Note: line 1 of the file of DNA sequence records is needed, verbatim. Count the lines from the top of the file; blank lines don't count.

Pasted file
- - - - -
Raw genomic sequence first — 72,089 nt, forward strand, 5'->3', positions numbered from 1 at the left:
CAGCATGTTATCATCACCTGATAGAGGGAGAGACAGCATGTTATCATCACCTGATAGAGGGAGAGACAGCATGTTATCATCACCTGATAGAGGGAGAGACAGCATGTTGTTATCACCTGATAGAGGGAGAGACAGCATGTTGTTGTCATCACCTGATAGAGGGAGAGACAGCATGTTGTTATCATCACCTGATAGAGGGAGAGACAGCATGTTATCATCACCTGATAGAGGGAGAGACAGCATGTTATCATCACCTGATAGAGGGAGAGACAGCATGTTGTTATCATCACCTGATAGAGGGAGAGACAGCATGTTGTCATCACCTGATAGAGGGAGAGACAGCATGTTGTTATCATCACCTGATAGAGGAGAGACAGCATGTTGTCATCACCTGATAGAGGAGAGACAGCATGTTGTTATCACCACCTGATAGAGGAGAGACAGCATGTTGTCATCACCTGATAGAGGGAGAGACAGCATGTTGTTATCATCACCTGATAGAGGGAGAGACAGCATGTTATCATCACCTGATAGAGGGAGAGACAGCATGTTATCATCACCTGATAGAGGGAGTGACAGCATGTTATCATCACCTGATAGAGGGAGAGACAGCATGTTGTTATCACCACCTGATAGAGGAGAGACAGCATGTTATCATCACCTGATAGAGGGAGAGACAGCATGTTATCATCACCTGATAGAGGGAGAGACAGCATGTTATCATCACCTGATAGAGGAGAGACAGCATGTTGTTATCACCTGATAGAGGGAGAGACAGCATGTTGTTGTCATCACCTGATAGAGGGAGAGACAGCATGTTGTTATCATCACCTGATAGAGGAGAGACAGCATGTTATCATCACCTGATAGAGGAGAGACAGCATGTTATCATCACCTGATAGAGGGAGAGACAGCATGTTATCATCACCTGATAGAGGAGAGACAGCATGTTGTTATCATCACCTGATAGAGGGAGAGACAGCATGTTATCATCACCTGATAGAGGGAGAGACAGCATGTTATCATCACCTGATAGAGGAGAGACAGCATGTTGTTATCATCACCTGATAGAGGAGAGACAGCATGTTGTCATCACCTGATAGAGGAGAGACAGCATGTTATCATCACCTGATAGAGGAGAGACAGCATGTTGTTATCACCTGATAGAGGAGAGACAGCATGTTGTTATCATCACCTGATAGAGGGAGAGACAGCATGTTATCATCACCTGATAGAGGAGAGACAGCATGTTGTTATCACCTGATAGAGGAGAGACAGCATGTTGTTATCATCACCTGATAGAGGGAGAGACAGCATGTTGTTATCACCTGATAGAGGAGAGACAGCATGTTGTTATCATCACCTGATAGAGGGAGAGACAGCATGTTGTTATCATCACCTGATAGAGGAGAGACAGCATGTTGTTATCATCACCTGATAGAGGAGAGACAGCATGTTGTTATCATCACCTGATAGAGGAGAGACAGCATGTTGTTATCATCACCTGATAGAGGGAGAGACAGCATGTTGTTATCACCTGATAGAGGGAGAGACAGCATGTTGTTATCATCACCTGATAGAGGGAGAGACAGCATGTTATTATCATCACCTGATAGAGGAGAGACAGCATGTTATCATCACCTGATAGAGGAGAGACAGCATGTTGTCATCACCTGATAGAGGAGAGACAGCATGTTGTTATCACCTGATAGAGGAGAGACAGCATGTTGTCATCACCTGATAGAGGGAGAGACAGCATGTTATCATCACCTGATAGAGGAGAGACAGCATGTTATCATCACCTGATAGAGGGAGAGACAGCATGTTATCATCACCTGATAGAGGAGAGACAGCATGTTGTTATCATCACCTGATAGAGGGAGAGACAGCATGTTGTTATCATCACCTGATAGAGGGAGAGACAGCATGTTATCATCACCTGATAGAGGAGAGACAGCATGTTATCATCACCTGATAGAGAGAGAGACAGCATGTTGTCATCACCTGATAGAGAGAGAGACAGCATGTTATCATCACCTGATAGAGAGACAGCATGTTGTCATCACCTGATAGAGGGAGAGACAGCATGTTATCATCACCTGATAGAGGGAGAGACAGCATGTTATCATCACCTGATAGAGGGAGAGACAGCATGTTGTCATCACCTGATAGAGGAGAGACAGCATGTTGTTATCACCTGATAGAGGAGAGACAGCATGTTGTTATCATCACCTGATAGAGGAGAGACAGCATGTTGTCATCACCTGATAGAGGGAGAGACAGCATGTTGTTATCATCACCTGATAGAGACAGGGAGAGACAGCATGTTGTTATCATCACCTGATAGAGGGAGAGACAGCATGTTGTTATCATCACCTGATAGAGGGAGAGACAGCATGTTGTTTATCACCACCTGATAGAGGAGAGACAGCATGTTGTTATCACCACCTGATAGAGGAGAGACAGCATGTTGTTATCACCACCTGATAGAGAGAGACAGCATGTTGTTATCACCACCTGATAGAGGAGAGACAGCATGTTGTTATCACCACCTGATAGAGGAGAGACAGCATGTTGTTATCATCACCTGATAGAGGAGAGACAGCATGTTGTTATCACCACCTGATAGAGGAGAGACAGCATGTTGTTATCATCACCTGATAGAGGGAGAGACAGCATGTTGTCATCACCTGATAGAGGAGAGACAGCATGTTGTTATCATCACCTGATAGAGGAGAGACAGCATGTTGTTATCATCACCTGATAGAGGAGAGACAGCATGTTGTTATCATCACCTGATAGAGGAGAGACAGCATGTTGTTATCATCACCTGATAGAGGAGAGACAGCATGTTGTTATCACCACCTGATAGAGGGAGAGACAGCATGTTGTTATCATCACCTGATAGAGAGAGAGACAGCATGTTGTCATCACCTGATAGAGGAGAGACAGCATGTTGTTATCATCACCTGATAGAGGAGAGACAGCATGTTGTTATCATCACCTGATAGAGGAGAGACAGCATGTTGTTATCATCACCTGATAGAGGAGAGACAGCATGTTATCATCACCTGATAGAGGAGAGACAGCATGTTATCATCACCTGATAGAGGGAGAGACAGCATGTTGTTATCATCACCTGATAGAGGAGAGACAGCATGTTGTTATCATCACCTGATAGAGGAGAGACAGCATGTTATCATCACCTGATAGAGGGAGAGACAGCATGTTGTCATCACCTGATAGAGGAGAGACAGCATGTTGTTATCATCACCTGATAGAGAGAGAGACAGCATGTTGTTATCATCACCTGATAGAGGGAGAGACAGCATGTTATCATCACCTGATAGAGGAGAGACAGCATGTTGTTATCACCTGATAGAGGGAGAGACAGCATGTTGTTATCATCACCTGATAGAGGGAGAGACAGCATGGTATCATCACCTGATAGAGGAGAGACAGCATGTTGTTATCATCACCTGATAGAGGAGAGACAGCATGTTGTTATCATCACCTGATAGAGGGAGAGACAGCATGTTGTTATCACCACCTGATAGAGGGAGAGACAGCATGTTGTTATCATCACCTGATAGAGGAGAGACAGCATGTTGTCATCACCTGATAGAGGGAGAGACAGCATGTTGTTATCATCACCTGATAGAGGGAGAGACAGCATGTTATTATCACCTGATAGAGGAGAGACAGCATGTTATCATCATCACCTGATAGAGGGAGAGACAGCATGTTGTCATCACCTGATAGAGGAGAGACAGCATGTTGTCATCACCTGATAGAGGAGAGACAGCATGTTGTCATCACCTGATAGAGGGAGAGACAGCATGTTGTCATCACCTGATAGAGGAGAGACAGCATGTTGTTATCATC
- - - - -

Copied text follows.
Raw genomic sequence first — 72,089 nt, forward strand, 5'->3', positions numbered from 1 at the left: